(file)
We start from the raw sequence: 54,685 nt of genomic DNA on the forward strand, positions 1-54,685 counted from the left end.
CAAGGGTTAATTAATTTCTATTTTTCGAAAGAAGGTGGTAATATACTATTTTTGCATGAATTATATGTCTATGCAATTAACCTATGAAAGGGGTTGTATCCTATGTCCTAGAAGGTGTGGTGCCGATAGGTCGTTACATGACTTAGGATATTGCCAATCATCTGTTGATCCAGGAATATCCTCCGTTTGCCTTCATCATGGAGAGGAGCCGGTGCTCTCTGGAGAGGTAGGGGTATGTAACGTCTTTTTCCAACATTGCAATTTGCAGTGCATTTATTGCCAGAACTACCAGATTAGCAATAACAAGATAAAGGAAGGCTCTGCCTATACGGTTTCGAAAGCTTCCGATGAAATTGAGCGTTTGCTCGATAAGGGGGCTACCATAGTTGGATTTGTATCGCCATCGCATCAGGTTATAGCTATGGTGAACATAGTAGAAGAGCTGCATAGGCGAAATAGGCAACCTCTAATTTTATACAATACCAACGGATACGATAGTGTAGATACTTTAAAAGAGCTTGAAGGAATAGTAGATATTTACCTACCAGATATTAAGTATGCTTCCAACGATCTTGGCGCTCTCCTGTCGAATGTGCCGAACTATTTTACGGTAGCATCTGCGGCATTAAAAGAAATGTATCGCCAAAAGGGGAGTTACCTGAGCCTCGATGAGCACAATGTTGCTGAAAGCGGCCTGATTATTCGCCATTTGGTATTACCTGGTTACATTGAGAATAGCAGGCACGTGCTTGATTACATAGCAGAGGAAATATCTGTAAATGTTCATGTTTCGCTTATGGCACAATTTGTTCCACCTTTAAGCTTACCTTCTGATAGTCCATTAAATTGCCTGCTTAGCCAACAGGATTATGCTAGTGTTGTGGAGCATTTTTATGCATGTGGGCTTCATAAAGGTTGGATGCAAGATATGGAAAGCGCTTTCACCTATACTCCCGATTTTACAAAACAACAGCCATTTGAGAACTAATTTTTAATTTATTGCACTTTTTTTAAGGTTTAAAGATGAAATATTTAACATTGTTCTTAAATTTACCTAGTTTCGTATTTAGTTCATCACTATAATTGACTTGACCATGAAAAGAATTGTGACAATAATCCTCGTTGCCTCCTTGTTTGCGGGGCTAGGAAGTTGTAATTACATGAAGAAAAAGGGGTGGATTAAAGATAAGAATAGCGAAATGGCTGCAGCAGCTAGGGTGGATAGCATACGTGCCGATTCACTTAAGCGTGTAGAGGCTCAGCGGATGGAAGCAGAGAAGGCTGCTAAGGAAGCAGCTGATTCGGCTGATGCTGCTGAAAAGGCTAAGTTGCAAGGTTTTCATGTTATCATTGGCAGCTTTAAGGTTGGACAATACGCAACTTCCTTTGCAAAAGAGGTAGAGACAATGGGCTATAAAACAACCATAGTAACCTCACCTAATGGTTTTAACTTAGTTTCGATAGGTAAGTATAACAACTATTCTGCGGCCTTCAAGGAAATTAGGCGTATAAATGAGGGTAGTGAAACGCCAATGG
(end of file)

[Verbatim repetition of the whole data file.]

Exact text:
We start from the raw sequence: 54,685 nt of genomic DNA on the forward strand, positions 1-54,685 counted from the left end.
CAAGGGTTAATTAATTTCTATTTTTCGAAAGAAGGTGGTAATATACTATTTTTGCATGAATTATATGTCTATGCAATTAACCTATGAAAGGGGTTGTATCCTATGTCCTAGAAGGTGTGGTGCCGATAGGTCGTTACATGACTTAGGATATTGCCAATCATCTGTTGATCCAGGAATATCCTCCGTTTGCCTTCATCATGGAGAGGAGCCGGTGCTCTCTGGAGAGGTAGGGGTATGTAACGTCTTTTTCCAACATTGCAATTTGCAGTGCATTTATTGCCAGAACTACCAGATTAGCAATAACAAGATAAAGGAAGGCTCTGCCTATACGGTTTCGAAAGCTTCCGATGAAATTGAGCGTTTGCTCGATAAGGGGGCTACCATAGTTGGATTTGTATCGCCATCGCATCAGGTTATAGCTATGGTGAACATAGTAGAAGAGCTGCATAGGCGAAATAGGCAACCTCTAATTTTATACAATACCAACGGATACGATAGTGTAGATACTTTAAAAGAGCTTGAAGGAATAGTAGATATTTACCTACCAGATATTAAGTATGCTTCCAACGATCTTGGCGCTCTCCTGTCGAATGTGCCGAACTATTTTACGGTAGCATCTGCGGCATTAAAAGAAATGTATCGCCAAAAGGGGAGTTACCTGAGCCTCGATGAGCACAATGTTGCTGAAAGCGGCCTGATTATTCGCCATTTGGTATTACCTGGTTACATTGAGAATAGCAGGCACGTGCTTGATTACATAGCAGAGGAAATATCTGTAAATGTTCATGTTTCGCTTATGGCACAATTTGTTCCACCTTTAAGCTTACCTTCTGATAGTCCATTAAATTGCCTGCTTAGCCAACAGGATTATGCTAGTGTTGTGGAGCATTTTTATGCATGTGGGCTTCATAAAGGTTGGATGCAAGATATGGAAAGCGCTTTCACCTATACTCCCGATTTTACAAAACAACAGCCATTTGAGAACTAATTTTTAATTTATTGCACTTTTTTTAAGGTTTAAAGATGAAATATTTAACATTGTTCTTAAATTTACCTAGTTTCGTATTTAGTTCATCACTATAATTGACTTGACCATGAAAAGAATTGTGACAATAATCCTCGTTGCCTCCTTGTTTGCGGGGCTAGGAAGTTGTAATTACATGAAGAAAAAGGGGTGGATTAAAGATAAGAATAGCGAAATGGCTGCAGCAGCTAGGGTGGATAGCATACGTGCCGATTCACTTAAGCGTGTAGAGGCTCAGCGGATGGAAGCAGAGAAGGCTGCTAAGGAAGCAGCTGATTCGGCTGATGCTGCTGAAAAGGCTAAGTTGCAAGGTTTTCATGTTATCATTGGCAGCTTTAAGGTTGGACAATACGCAACTTCCTTTGCAAAAGAGGTAGAGACAATGGGCTATAAAACAACCATAGTAACCTCACCTAATGGTTTTAACTTAGTTTCGATAGGTAAGTATAACAACTATTCTGCGGCCTTCAAGGAAATTAGGCGTATAAATGAGGGTAGTGAAACGCCAATGG